We were not Kaimaainas, the locals, but Haoles, the white people, outsiders. We didn't have the big surge that day, and launched the flimsy sailboat, put up the mast, and sailed away.
On board were me and my brother and my father. He had a patch on his chest for heart medication. We hoisted sail, had a beer, and followed the coast eastward toward Kapoho.
We got there fairly quickly and my brother was pleased to see how his house looked from the seacoast. We tacked back into the setting sun and he wanted me to sail closer to the shore. We spent some time there and it became apparent that there was a current holding us back, although the small sailboat didn't have too much speed any way. We ran out of room sailing toward land and had to tack away and head out to sea.
The further we went offshore, the more ground we were gaining. The current offshore was in the right direction to help us. Unfortunately my brother became nervous and commanded we turn back toward shore. Once again we were stuck in the bad side of the eddy, ran out of room, and tacked again toward sea. We continued like this while the sun grew lower and lower, and finally set into the sea.
This coast was sparsely populated and there were no street lights to help us define the shoreline. We were looking for the light that marks Pohoiki's reef. We saw lights a few times, but they turned out to be cars on the beach road. Not our light. But then after a while there was a periodic light. We had a debate whether or not it was the Pohoiki light. We made a decision to turn toward land and toward the reef.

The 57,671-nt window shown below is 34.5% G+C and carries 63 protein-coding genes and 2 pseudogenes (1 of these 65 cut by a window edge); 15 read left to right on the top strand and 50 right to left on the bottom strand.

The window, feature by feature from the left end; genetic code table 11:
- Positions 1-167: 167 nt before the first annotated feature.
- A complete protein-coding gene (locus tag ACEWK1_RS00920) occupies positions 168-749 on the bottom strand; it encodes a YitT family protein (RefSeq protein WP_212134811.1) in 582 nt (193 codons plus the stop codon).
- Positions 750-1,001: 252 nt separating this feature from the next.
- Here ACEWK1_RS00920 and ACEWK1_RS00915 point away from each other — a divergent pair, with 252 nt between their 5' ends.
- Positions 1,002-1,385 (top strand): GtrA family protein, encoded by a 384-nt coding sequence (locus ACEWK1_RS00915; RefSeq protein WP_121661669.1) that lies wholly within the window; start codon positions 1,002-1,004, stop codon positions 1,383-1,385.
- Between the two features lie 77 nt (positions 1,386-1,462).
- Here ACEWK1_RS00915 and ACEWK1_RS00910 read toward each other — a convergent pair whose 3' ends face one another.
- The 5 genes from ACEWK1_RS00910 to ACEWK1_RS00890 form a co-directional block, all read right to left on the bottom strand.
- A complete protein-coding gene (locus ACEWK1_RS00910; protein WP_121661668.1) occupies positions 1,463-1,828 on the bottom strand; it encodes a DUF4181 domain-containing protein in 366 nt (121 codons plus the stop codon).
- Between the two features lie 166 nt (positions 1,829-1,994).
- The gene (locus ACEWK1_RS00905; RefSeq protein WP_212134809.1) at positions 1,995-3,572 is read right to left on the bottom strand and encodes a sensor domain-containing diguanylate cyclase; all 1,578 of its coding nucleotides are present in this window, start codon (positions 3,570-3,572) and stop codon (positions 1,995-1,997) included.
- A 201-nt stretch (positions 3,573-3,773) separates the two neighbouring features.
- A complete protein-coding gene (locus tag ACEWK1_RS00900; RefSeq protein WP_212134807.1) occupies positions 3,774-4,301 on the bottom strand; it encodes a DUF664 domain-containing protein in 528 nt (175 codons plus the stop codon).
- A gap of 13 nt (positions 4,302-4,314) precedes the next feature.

If it wasn't the correct light, we would be sailing into a dark reef at night with a little sailboat and get crushed under the surf. It was easy sailing though, after we turned toward shore. Instead of bashing against the breaking seas, we were surfing along downwind on them. The phosphorescent patches started to appear off to one bow and then the other. Astern they boiled up in our wake.
My brother began struggling with the outboard motor, pulling its starter cord. "What are you doing?', I asked. He was trying to start the outboard, he replied. "Do you want to go faster?".
We had a little conference in the cockpit. My father hadn't moved very much during this. but he was in on our conversation. We decided to forget about the outboard engine and made a plan to sail into the fishing harbor. We would carry on to the breakwater, and then drop sails and come up to wind, and then make do to the dock.
We carried on like gangbusters, phosphorescent patches, bow waves, valiant sailors.
At the breakwater my brother was at the mast, as planned, and let off the halyards, but the sails didn't drop much at all. We carried on full speed toward the dock. There was not time to do anything else but aim for one of the fenders on the dock.
We hit the dock and then the sails came down. The fishermen who were on the dock ran off when we came in, then came back, and asked if we came from Hilo, up the coast. "No, we came from here."
My father took a pill out of his necklace and swallowed it with some beer. I asked him what it was. It was nitroglycerin. The doctor told him to take it whenever he had bad chest pains. Did he take it often? :"No, just this time", he said.
We put the boat on the trailer and my brother sold it without ever sailing it again.